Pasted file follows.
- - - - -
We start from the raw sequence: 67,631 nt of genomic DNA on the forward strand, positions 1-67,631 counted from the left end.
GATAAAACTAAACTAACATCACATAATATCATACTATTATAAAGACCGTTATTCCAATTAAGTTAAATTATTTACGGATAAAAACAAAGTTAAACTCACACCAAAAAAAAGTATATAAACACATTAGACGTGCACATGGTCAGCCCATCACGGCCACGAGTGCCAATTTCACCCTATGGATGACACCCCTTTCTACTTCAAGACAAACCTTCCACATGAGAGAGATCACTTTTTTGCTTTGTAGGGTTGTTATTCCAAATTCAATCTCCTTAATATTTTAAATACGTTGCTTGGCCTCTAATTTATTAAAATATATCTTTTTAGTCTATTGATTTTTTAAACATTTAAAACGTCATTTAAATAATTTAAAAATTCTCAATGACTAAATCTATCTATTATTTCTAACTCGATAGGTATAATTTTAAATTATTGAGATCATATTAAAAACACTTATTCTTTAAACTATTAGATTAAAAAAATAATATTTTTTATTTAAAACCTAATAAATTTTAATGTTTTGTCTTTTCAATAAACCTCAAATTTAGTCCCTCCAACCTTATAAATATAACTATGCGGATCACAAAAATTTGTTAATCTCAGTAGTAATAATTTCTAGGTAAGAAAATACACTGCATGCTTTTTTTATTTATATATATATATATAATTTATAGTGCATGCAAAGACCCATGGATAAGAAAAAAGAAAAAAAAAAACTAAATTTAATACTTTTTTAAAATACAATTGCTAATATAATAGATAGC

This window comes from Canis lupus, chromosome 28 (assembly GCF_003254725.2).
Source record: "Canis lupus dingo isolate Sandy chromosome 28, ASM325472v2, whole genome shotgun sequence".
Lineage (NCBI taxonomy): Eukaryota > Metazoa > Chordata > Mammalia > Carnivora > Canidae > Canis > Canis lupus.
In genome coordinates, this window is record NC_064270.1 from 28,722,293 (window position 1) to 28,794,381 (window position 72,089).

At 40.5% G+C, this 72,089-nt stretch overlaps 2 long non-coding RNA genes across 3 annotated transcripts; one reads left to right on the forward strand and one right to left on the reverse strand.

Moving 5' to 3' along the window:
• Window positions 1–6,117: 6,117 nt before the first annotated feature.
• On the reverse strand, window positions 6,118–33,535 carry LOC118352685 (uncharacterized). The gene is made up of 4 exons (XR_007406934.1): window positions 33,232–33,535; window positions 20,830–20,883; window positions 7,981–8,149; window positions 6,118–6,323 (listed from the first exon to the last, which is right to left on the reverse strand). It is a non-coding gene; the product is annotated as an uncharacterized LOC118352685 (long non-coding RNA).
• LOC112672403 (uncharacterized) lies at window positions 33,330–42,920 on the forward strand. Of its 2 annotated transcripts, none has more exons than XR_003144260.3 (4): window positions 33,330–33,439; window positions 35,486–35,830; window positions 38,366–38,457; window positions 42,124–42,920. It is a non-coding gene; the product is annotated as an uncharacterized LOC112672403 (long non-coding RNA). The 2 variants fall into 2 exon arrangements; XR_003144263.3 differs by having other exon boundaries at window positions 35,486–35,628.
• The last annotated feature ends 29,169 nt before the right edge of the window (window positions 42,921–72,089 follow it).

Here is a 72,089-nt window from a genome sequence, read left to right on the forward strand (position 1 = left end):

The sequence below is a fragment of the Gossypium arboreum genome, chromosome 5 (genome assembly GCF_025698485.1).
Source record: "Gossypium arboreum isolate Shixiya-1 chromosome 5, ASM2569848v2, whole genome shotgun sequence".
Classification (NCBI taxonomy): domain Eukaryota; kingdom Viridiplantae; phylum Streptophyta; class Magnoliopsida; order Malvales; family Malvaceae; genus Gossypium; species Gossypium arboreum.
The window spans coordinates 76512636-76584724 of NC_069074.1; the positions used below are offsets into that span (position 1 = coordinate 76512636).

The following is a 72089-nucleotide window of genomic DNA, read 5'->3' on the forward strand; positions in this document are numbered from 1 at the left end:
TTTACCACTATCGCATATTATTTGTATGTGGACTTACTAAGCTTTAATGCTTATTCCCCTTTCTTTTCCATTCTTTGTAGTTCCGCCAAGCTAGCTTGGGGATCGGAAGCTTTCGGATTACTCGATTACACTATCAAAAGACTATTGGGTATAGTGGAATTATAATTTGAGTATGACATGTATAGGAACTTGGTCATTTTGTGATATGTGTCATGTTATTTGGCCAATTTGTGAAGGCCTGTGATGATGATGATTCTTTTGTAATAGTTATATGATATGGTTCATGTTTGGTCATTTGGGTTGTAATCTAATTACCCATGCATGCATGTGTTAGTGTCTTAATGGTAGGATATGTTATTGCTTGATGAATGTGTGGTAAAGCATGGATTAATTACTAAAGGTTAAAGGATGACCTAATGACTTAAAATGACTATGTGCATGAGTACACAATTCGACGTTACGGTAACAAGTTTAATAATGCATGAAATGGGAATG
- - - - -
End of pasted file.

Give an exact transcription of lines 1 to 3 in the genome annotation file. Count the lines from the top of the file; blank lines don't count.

We start from the raw sequence: 67,631 nt of genomic DNA on the forward strand, positions 1-67,631 counted from the left end.
GATAAAACTAAACTAACATCACATAATATCATACTATTATAAAGACCGTTATTCCAATTAAGTTAAATTATTTACGGATAAAAACAAAGTTAAACTCACACCAAAAAAAAGTATATAAACACATTAGACGTGCACATGGTCAGCCCATCACGGCCACGAGTGCCAATTTCACCCTATGGATGACACCCCTTTCTACTTCAAGACAAACCTTCCACATGAGAGAGATCACTTTTTTGCTTTGTAGGGTTGTTATTCCAAATTCAATCTCCTTAATATTTTAAATACGTTGCTTGGCCTCTAATTTATTAAAATATATCTTTTTAGTCTATTGATTTTTTAAACATTTAAAACGTCATTTAAATAATTTAAAAATTCTCAATGACTAAATCTATCTATTATTTCTAACTCGATAGGTATAATTTTAAATTATTGAGATCATATTAAAAACACTTATTCTTTAAACTATTAGATTAAAAAAATAATATTTTTTATTTAAAACCTAATAAATTTTAATGTTTTGTCTTTTCAATAAACCTCAAATTTAGTCCCTCCAACCTTATAAATATAACTATGCGGATCACAAAAATTTGTTAATCTCAGTAGTAATAATTTCTAGGTAAGAAAATACACTGCATGCTTTTTTTATTTATATATATATATATAATTTATAGTGCATGCAAAGACCCATGGATAAGAAAAAAGAAAAAAAAAAACTAAATTTAATACTTTTTTAAAATACAATTGCTAATATAATAGATAGC

This window comes from Canis lupus, chromosome 28 (assembly GCF_003254725.2).